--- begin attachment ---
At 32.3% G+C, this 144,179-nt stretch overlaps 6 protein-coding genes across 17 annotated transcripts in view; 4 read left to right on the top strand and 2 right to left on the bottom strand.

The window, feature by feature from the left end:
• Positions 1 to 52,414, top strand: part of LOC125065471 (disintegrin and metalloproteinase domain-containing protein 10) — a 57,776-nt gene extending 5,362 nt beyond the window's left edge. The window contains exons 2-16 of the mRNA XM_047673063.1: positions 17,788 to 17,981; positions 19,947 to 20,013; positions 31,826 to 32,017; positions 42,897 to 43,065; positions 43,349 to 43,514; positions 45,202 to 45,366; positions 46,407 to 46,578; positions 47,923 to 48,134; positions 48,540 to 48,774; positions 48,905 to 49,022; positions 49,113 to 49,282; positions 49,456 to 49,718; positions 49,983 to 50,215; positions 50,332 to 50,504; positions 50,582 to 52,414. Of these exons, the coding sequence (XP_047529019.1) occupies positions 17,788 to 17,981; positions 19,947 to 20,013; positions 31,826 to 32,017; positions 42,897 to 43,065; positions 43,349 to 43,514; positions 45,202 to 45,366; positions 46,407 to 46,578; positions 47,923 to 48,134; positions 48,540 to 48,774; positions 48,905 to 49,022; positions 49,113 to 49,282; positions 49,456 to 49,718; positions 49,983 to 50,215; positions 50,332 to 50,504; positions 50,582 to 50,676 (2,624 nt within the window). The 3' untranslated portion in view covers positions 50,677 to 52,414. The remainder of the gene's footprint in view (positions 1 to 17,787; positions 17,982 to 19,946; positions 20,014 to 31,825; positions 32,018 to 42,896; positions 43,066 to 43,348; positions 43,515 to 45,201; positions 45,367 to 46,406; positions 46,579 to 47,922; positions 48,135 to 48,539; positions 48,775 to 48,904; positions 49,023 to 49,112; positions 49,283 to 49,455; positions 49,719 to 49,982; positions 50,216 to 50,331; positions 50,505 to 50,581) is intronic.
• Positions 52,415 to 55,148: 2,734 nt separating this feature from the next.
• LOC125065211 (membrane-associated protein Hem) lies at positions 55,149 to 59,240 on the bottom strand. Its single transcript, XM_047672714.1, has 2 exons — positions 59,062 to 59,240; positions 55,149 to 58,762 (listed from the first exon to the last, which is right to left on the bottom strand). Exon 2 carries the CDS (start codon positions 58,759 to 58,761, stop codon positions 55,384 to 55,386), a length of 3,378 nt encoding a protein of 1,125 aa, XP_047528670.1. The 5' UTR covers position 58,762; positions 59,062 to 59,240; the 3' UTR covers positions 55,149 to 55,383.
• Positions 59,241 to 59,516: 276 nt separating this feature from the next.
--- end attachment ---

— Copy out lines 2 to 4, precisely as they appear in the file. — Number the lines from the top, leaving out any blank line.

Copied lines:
The window, feature by feature from the left end:
• Positions 1 to 52,414, top strand: part of LOC125065471 (disintegrin and metalloproteinase domain-containing protein 10) — a 57,776-nt gene extending 5,362 nt beyond the window's left edge. The window contains exons 2-16 of the mRNA XM_047673063.1: positions 17,788 to 17,981; positions 19,947 to 20,013; positions 31,826 to 32,017; positions 42,897 to 43,065; positions 43,349 to 43,514; positions 45,202 to 45,366; positions 46,407 to 46,578; positions 47,923 to 48,134; positions 48,540 to 48,774; positions 48,905 to 49,022; positions 49,113 to 49,282; positions 49,456 to 49,718; positions 49,983 to 50,215; positions 50,332 to 50,504; positions 50,582 to 52,414. Of these exons, the coding sequence (XP_047529019.1) occupies positions 17,788 to 17,981; positions 19,947 to 20,013; positions 31,826 to 32,017; positions 42,897 to 43,065; positions 43,349 to 43,514; positions 45,202 to 45,366; positions 46,407 to 46,578; positions 47,923 to 48,134; positions 48,540 to 48,774; positions 48,905 to 49,022; positions 49,113 to 49,282; positions 49,456 to 49,718; positions 49,983 to 50,215; positions 50,332 to 50,504; positions 50,582 to 50,676 (2,624 nt within the window). The 3' untranslated portion in view covers positions 50,677 to 52,414. The remainder of the gene's footprint in view (positions 1 to 17,787; positions 17,982 to 19,946; positions 20,014 to 31,825; positions 32,018 to 42,896; positions 43,066 to 43,348; positions 43,515 to 45,201; positions 45,367 to 46,406; positions 46,579 to 47,922; positions 48,135 to 48,539; positions 48,775 to 48,904; positions 49,023 to 49,112; positions 49,283 to 49,455; positions 49,719 to 49,982; positions 50,216 to 50,331; positions 50,505 to 50,581) is intronic.
• Positions 52,415 to 55,148: 2,734 nt separating this feature from the next.